A Secure DHT via the Pigeonhole Principle

TitleA Secure DHT via the Pigeonhole Principle
Publication TypeJournal Articles
Year of Publication2007
AuthorsBaden R, Bender A, Levin D, Sherwood R, Spring N, Bhattacharjee B
JournalTechnical Reports of the Computer Science Department, CS-TR-4884
Date Published2007/09/24/
KeywordsTechnical Report

The standard Byzantine attack model assumes no more than some fixedfraction of the participants are faulty. This assumption does not
accurately apply to peer-to-peer settings, where Sybil attacks and botnets
are realistic threats. We propose an attack model that permits an
arbitrary number of malicious nodes under the assumption that each node
can be classified based on some of its attributes, such as autonomous
system number or operating system, and that the number of classes with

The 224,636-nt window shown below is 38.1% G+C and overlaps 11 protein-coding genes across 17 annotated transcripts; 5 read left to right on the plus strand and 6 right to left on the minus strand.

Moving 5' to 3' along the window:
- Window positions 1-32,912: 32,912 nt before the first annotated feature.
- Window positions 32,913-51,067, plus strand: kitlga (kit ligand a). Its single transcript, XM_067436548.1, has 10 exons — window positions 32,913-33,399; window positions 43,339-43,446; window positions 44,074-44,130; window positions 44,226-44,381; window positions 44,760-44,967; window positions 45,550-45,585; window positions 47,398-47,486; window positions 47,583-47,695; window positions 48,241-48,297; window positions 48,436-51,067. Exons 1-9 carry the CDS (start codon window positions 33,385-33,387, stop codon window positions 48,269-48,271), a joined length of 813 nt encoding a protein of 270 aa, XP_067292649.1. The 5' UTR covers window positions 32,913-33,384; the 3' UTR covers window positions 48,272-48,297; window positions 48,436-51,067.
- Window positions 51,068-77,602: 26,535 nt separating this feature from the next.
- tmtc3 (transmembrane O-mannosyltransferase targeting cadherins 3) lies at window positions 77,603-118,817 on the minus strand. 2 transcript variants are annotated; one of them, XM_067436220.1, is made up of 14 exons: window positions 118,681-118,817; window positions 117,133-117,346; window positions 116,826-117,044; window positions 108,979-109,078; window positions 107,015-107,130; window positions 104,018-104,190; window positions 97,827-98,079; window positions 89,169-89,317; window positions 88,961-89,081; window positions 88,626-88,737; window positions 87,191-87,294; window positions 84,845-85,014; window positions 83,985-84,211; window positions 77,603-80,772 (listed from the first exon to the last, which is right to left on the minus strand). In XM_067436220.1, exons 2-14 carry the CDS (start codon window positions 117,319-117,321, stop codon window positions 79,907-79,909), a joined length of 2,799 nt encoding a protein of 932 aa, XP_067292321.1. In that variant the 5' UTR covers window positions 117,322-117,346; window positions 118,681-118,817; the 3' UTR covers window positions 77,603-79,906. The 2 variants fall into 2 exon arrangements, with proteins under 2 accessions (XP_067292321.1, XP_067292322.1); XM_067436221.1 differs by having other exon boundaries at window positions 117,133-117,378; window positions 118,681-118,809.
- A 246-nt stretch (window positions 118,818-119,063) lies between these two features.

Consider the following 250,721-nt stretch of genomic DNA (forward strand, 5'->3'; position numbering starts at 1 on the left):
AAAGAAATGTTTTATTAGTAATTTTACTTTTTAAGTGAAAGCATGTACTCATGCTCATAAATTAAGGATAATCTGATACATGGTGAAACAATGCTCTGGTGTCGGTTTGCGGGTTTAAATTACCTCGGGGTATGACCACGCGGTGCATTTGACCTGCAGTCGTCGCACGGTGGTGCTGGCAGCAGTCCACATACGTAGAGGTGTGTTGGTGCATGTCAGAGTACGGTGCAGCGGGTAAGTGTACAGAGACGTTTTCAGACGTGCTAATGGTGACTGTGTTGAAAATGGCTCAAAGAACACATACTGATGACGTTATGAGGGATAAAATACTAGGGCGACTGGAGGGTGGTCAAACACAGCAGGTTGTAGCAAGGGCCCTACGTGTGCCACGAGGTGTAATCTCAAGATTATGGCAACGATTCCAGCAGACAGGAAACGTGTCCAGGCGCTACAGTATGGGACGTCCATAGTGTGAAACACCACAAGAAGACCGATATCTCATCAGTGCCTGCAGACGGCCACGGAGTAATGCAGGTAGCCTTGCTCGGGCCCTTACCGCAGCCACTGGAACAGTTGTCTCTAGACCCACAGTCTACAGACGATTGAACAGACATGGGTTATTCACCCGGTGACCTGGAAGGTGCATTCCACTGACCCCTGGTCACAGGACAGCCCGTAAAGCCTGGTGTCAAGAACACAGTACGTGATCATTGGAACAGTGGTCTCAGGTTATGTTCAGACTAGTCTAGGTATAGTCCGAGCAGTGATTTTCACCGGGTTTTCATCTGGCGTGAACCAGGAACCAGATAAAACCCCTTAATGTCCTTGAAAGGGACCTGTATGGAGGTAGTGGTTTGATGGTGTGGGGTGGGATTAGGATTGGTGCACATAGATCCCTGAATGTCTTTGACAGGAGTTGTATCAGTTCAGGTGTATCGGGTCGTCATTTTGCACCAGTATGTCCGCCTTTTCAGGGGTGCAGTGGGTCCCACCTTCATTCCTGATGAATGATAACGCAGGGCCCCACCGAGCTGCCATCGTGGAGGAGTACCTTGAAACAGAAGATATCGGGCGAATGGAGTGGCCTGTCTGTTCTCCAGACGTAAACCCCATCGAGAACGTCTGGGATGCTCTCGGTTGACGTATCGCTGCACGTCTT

malicious nodes is bounded (e.g., an attacker may exploit at most a few
operating systems at a time). In this model, we present a secure DHT,
evilTwin, which replaces a single, large DHT with sufficiently many
smaller instances such that it is impossible for an adversary to corrupt
every instance. Our system ensures high availability and low-latency
lookups, is easy to implement, does not require a complex Byzantine
agreement protocol, and its proof of security is a straightforward
application of the pigeonhole principle. The cost of security comes in the
form of increased storage and bandwidth overhead; we show how to reduce
these costs by replicating data and adaptively querying participants who
historically perform well. We use implementation and simulation to show
that evilTwin imposes a relatively small additional cost compared to
conventional DHTs.